6/21/2003 
INQUIRER ON "MOMENT"  
"EVAN HUNTER's latest novel, The Moment She Was Gone, is an absorbing familial mystery and another superb read." 
THE PHILADELPHIA INQUIRER

The Moment She Was Gone
by Evan Hunter

Reviewed by Martha Woodall

   However you catalog his work, Evan Hunter has
produced a prodigious amount.  Writing under his own
name, Hunter is the author of 20 novels, including his
widely praised 1954 debut, The Blackboard Jungle. He
has turned out screenplays, children's books and
collections of short stories. And using the pen name of
Ed McBain, Hunter has created the popular 87th
Precinct fiction series.

   His latest novel, The Moment She Was Gone, is an
absorbing familial mystery and another superb read.  
While there is no crime to solve, the reader is pulled
along on a journey to uncover clues to painful truths
about a family - clues missed or ignored by its own
members.

   The novel takes place during a single, intense period
of less than 24 hours as a 36-year-old teacher named
Andy Gulliver, his mother Helene, brother Aaron, and
Aaron's wife search for Andy's twin sister Annie, who
has vanished from her mother's apartment in
Manhattan.

   Andy narrates the tale and, through a series of
flashbacks, reveals this is not the first time his
mercurial sister has run away. She has bolted other
times
only to surface in such faraway places as Sweden,
India, and Papua, New Guinea.

   It was during her extensive travels that Annie says she
was initiated into a form of Tantric yoga and learned to
make sexually explicit jewelry that no one will buy.

   "My sister has been in trouble since she was sixteen,
I can't pretend she hasn't," Andy says. "Annie has been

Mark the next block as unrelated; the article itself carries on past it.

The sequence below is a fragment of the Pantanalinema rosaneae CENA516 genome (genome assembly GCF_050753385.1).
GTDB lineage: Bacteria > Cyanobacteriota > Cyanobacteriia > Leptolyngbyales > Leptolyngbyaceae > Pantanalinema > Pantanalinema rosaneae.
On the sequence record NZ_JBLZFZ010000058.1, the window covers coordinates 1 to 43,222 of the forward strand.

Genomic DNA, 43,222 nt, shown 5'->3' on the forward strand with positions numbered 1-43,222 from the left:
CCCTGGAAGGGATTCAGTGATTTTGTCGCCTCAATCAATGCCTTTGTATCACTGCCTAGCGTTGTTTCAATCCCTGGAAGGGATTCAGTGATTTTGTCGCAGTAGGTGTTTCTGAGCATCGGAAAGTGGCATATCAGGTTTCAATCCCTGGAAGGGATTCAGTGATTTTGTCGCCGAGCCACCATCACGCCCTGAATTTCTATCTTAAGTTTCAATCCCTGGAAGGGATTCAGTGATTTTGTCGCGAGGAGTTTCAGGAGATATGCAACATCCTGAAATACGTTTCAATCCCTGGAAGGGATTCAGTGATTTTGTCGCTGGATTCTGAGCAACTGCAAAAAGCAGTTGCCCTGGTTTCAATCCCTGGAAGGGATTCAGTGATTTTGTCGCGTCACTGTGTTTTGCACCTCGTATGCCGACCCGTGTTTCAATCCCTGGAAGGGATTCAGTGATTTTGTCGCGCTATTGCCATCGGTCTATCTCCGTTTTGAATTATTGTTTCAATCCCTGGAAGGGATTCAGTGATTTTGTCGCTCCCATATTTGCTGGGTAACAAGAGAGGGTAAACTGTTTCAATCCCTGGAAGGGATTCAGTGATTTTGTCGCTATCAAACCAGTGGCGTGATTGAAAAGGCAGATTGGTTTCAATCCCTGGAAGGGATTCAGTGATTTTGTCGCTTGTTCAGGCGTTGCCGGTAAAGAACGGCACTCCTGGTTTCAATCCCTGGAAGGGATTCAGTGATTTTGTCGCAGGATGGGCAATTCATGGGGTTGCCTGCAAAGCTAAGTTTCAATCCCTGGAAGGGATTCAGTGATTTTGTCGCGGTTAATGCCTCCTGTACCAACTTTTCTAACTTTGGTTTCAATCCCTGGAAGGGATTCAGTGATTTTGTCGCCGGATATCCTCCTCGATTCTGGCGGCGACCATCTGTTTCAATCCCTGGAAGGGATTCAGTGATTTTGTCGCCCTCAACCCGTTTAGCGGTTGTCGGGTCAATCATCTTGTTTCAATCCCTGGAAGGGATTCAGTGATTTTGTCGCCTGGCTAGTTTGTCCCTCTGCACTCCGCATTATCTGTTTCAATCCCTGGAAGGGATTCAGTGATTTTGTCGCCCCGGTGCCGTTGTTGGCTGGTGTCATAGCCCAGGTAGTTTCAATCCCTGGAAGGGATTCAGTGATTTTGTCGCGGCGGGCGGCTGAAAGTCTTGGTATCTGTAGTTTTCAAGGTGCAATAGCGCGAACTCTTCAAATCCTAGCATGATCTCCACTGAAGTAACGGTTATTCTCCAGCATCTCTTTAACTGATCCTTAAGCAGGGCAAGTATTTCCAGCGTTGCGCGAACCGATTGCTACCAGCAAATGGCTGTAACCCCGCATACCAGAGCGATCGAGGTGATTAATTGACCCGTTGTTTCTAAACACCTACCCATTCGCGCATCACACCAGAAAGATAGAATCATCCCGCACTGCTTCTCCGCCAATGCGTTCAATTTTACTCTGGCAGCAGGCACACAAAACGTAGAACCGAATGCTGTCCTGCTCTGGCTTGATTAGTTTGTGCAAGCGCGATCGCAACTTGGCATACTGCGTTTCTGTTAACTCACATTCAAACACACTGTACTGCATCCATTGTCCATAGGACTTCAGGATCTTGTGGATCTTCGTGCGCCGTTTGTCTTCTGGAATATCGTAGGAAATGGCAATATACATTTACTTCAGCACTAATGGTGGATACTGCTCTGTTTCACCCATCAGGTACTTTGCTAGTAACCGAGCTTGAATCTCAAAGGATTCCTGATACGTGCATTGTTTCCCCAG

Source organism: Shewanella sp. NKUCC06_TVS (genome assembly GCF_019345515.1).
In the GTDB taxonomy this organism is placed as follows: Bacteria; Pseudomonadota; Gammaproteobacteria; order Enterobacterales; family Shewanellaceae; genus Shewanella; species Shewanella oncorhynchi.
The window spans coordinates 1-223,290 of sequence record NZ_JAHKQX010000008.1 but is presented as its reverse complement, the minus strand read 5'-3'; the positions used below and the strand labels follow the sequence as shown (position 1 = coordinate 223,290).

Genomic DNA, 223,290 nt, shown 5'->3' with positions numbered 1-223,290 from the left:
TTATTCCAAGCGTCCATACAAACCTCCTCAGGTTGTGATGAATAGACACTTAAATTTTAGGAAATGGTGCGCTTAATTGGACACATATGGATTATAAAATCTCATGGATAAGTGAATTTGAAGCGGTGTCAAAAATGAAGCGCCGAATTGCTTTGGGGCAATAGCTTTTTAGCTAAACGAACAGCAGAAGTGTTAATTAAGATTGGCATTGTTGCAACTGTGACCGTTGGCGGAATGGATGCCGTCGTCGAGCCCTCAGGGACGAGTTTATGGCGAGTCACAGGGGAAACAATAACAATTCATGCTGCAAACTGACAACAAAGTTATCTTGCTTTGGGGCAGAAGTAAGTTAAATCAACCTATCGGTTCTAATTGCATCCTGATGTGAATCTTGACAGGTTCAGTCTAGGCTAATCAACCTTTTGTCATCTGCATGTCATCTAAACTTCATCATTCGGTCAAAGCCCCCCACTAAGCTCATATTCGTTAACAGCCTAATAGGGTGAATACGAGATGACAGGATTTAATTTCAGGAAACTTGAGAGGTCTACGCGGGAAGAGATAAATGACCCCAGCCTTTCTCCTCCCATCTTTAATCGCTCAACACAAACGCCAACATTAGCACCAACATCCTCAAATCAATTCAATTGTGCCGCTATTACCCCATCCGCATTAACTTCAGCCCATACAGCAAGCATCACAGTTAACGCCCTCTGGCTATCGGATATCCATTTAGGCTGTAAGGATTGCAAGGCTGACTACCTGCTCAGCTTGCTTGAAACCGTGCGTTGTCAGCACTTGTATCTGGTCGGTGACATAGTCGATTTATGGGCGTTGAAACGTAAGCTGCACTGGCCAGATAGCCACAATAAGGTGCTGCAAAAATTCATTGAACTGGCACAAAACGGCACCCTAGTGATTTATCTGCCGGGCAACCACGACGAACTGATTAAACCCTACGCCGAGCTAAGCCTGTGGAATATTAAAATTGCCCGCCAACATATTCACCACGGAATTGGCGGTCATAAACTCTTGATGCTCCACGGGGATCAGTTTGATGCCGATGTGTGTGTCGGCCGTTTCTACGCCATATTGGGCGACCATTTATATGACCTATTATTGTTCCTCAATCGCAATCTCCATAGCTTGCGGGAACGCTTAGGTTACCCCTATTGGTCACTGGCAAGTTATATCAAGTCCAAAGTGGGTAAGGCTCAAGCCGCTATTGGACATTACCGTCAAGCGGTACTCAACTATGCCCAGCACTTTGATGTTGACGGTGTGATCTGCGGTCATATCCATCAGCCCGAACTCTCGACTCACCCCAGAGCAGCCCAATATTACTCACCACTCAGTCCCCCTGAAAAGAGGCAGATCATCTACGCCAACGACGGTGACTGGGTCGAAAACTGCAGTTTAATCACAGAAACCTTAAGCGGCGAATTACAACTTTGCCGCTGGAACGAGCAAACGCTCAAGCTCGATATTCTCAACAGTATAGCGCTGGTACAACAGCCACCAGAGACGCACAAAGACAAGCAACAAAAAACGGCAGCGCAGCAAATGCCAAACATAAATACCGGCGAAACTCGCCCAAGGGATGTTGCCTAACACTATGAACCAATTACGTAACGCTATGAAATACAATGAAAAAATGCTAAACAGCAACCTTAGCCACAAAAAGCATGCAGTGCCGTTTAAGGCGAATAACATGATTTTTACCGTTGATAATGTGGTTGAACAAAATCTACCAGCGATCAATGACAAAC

the central concern in our lives for the past eternity now.
Or perhaps longer."

   But there is growing concern that all is not right with
Andy's twin.  There was a recent incident in Sicily when
Annie may or may not have been raped but was
admitted to a mental hospital. And several years earlier,
when she was part of a touring garage band, Annie had
a strange episode outside a firehouse in Georgia that
involved a couple of state highway patrolmen.

   In describing his sister's penchant for altering tales
about her exotic travels, Andy observes: "I sometimes
think my sister wrote the screenplay for Rashomon."
But as Hunter masterfully peels back the past, layer by
layer, it becomes apparent that Andy has been so
blinded by his protective love for his sister that he is not
a reliable narrator.

   Hunter examines the special bonds of love and
responsibility conferred by twinship and shows how
they can undermine relationships with others. "Always
The Twins," Andy observes. "An entity. Annie and I."

   Of course, Andy is desperate to find his sister and
shepherd her to a safe place.

   "I try to piece together the shattered fragments, the
minuscule bits of mosaic that together form Annie's
past," Andy says. "Is there something that will lead me
to where she is now?  But she has never left a trail
before."

   Hunter recounts Andy's quest for his sister in crisp,
vivid prose. The tale of the dawning truths about this
troubled, colorful and utterly believable family is moving.

   The Moment She Was Gone is so compelling that
after I finished it, I realized with a start that I had
stopped taking notes after the first few pages. That was
unusual, but it gave me a good excuse to reread the
novel and savor it again.

-- Martha Woodall

Copyright 2002 The Philadelphia Inquirer
All Rights Reserved
The Philadelphia Inquirer



 

 
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